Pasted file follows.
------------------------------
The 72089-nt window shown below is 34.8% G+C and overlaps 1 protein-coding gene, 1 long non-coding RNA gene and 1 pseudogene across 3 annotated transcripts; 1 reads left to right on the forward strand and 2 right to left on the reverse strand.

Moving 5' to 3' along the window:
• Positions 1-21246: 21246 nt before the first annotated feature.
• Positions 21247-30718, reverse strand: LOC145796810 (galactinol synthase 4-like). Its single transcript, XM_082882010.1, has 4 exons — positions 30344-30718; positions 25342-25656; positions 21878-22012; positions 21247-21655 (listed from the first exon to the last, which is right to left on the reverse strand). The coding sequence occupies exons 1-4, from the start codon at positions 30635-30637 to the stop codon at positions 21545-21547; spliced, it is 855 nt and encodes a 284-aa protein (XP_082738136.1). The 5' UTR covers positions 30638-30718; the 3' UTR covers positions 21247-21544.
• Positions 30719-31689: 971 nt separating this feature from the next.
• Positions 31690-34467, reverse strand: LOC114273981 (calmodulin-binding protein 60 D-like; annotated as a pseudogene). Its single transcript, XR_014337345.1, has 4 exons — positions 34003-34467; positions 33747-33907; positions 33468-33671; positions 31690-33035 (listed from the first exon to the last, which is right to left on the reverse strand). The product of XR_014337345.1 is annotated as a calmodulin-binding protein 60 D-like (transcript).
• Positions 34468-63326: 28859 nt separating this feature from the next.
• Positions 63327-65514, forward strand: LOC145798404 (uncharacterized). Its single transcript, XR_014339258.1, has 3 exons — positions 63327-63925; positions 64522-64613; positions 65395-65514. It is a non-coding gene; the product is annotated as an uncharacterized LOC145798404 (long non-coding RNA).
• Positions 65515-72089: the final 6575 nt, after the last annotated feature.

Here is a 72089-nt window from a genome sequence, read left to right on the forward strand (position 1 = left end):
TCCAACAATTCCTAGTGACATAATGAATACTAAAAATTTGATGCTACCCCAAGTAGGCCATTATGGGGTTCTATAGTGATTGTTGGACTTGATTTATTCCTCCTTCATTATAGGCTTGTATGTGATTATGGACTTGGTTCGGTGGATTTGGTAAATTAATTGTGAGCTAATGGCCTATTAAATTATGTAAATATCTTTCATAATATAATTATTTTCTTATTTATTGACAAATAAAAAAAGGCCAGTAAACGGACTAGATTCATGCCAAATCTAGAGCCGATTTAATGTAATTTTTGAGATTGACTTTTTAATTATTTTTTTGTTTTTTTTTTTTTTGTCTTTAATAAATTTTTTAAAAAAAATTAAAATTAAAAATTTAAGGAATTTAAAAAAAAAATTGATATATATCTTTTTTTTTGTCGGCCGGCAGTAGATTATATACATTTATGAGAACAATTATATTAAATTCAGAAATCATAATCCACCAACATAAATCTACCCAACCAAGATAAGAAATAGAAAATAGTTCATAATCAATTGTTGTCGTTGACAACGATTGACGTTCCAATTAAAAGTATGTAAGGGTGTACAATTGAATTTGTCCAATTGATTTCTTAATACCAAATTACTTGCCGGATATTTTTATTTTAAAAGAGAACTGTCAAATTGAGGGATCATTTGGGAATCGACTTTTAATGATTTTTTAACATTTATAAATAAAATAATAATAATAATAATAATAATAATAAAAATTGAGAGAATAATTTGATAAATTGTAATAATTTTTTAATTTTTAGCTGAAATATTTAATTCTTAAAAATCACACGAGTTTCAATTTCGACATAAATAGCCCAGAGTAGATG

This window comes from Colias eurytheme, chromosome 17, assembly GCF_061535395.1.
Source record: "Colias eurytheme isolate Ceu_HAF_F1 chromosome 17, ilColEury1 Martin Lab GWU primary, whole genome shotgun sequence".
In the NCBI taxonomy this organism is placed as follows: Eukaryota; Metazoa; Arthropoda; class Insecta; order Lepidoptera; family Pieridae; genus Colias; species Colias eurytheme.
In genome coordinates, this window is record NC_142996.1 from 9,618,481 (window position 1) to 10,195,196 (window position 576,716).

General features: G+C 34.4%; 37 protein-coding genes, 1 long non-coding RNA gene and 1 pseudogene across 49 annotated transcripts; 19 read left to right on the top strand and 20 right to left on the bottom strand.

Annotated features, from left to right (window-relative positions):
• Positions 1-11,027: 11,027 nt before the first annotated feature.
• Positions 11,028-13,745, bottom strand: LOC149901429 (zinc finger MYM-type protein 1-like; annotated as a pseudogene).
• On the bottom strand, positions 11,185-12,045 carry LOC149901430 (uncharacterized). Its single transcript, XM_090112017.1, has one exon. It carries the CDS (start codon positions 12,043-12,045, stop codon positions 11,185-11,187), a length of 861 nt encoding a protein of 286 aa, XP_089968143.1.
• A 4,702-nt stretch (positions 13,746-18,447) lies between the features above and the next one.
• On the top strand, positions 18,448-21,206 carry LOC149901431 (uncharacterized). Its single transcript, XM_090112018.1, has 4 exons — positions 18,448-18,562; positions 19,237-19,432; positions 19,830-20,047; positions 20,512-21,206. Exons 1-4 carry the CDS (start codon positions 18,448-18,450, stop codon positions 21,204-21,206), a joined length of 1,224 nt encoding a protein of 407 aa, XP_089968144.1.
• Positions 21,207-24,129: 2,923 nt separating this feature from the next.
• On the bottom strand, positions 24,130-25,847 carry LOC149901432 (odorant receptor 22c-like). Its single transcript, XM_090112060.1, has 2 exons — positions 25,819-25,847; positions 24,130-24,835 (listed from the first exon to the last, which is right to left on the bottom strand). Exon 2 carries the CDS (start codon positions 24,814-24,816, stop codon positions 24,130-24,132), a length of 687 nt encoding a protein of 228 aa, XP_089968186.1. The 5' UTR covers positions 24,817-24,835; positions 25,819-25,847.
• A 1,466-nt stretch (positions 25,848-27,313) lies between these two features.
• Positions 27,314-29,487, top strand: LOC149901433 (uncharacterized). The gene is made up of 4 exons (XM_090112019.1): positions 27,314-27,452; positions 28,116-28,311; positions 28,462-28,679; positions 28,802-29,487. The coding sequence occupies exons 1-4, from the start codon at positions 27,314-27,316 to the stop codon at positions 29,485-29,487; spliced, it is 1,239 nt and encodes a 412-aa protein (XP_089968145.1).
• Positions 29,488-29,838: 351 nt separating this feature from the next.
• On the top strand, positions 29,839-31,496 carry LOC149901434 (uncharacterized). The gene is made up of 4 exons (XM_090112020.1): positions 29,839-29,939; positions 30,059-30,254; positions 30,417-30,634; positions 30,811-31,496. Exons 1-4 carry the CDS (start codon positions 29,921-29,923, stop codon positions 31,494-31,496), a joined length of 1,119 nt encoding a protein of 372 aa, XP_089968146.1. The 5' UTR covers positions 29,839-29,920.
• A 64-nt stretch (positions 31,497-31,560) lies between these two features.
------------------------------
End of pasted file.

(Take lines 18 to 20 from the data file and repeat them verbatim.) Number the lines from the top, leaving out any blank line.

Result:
• Positions 1-11,027: 11,027 nt before the first annotated feature.
• Positions 11,028-13,745, bottom strand: LOC149901429 (zinc finger MYM-type protein 1-like; annotated as a pseudogene).
• On the bottom strand, positions 11,185-12,045 carry LOC149901430 (uncharacterized). Its single transcript, XM_090112017.1, has one exon. It carries the CDS (start codon positions 12,043-12,045, stop codon positions 11,185-11,187), a length of 861 nt encoding a protein of 286 aa, XP_089968143.1.